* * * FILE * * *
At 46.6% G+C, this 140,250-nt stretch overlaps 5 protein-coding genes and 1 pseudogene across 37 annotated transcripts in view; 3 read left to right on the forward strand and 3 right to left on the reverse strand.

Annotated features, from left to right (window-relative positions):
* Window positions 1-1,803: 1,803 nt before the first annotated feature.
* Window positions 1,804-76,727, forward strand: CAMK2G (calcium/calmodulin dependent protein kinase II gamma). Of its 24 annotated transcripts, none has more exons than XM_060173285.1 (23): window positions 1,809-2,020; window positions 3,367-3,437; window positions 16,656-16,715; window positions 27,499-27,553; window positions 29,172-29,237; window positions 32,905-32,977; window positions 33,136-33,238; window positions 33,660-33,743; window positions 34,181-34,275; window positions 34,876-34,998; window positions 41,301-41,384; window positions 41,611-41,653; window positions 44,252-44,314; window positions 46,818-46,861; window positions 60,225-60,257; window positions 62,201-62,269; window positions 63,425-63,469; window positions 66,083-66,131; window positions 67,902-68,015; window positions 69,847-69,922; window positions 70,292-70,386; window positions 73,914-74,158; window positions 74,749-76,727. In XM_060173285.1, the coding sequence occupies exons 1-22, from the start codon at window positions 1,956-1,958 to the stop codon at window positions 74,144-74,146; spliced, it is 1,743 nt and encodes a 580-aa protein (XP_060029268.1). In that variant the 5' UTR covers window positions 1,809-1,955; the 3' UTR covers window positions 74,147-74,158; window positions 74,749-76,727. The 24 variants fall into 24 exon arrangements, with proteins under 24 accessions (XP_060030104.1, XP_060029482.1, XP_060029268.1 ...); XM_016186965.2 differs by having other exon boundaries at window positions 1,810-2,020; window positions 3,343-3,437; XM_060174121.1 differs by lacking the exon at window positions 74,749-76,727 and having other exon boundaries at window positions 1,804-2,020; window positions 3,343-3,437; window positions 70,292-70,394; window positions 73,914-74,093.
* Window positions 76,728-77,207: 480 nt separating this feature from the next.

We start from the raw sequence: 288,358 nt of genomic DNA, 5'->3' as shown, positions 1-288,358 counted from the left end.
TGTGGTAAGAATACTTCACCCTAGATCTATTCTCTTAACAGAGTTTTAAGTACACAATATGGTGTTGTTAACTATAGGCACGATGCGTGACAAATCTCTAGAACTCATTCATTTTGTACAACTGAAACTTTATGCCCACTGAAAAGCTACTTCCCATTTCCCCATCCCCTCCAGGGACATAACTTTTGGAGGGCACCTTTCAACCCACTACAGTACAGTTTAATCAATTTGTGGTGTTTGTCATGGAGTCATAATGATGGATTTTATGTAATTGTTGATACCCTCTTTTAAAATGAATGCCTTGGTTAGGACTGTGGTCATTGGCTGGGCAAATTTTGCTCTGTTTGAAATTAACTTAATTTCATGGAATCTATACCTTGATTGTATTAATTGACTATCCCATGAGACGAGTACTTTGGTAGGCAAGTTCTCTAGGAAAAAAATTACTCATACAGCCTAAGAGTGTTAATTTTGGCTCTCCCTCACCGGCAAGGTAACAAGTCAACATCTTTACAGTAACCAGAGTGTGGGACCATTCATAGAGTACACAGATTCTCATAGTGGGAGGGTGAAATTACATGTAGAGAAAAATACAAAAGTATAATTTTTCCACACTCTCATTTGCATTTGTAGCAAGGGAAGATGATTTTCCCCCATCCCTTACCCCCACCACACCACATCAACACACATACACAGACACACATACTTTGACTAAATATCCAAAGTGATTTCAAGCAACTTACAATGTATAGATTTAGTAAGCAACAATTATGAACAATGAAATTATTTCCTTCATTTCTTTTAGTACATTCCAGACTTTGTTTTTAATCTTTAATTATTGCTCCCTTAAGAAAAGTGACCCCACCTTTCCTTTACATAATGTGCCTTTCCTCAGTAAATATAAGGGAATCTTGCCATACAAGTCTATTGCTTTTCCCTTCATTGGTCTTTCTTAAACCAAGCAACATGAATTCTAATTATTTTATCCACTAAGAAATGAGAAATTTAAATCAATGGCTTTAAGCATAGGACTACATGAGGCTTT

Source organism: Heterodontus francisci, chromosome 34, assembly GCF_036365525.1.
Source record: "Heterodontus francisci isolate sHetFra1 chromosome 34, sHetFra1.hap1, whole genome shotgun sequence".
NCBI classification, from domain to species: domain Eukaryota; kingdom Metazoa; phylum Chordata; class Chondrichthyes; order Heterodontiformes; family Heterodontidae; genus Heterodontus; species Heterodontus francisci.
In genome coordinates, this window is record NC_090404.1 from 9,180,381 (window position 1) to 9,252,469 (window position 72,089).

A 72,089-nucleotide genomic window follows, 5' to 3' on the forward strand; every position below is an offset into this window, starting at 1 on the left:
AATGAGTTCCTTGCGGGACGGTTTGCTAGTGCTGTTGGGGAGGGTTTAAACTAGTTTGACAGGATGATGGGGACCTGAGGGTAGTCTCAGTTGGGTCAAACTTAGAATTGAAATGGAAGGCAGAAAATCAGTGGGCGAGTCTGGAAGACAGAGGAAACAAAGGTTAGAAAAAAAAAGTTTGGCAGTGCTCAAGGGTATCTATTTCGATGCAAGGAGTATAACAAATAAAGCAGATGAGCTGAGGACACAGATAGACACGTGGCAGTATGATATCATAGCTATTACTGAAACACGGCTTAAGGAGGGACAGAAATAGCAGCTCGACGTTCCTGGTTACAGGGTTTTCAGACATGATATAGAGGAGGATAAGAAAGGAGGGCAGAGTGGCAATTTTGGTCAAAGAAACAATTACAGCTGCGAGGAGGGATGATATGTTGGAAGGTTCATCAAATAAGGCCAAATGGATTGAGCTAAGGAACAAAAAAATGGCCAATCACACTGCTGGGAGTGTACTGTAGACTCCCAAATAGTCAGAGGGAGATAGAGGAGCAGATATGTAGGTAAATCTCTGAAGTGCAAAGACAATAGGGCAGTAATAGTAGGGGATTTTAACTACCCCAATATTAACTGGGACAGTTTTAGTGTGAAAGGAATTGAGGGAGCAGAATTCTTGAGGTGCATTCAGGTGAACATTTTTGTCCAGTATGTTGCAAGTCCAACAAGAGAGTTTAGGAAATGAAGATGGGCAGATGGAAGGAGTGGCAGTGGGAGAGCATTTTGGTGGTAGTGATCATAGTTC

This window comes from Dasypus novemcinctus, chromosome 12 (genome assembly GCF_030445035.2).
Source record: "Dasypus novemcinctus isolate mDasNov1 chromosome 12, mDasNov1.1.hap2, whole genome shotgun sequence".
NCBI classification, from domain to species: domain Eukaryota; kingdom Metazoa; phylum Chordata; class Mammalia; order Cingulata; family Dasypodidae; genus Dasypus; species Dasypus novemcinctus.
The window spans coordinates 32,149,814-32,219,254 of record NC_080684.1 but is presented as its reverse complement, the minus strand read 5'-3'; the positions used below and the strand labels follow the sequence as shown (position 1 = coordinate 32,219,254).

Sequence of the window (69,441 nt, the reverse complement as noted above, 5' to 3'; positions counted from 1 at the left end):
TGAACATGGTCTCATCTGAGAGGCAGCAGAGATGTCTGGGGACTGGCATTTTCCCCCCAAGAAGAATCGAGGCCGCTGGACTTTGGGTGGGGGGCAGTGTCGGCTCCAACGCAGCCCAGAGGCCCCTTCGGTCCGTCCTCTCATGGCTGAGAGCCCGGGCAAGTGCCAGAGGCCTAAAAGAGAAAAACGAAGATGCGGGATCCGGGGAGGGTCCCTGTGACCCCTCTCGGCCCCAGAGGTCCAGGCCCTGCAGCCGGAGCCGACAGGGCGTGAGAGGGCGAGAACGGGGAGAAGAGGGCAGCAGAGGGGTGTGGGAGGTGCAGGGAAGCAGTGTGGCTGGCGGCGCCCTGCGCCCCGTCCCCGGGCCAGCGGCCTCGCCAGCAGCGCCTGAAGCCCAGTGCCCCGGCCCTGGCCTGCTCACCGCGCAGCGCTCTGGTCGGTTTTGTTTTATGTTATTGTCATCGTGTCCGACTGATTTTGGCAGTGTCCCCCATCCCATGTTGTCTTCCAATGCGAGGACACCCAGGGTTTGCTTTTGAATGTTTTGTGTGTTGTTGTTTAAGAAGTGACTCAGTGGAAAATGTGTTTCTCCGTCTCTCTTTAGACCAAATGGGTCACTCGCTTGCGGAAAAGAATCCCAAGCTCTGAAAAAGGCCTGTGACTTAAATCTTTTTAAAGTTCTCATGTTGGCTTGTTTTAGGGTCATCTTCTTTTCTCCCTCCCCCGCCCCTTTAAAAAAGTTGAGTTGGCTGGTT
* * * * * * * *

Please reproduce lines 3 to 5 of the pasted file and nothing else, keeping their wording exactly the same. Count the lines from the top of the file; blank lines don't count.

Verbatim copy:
* Window positions 1-1,803: 1,803 nt before the first annotated feature.
* Window positions 1,804-76,727, forward strand: CAMK2G (calcium/calmodulin dependent protein kinase II gamma). Of its 24 annotated transcripts, none has more exons than XM_060173285.1 (23): window positions 1,809-2,020; window positions 3,367-3,437; window positions 16,656-16,715; window positions 27,499-27,553; window positions 29,172-29,237; window positions 32,905-32,977; window positions 33,136-33,238; window positions 33,660-33,743; window positions 34,181-34,275; window positions 34,876-34,998; window positions 41,301-41,384; window positions 41,611-41,653; window positions 44,252-44,314; window positions 46,818-46,861; window positions 60,225-60,257; window positions 62,201-62,269; window positions 63,425-63,469; window positions 66,083-66,131; window positions 67,902-68,015; window positions 69,847-69,922; window positions 70,292-70,386; window positions 73,914-74,158; window positions 74,749-76,727. In XM_060173285.1, the coding sequence occupies exons 1-22, from the start codon at window positions 1,956-1,958 to the stop codon at window positions 74,144-74,146; spliced, it is 1,743 nt and encodes a 580-aa protein (XP_060029268.1). In that variant the 5' UTR covers window positions 1,809-1,955; the 3' UTR covers window positions 74,147-74,158; window positions 74,749-76,727. The 24 variants fall into 24 exon arrangements, with proteins under 24 accessions (XP_060030104.1, XP_060029482.1, XP_060029268.1 ...); XM_016186965.2 differs by having other exon boundaries at window positions 1,810-2,020; window positions 3,343-3,437; XM_060174121.1 differs by lacking the exon at window positions 74,749-76,727 and having other exon boundaries at window positions 1,804-2,020; window positions 3,343-3,437; window positions 70,292-70,394; window positions 73,914-74,093.
* Window positions 76,728-77,207: 480 nt separating this feature from the next.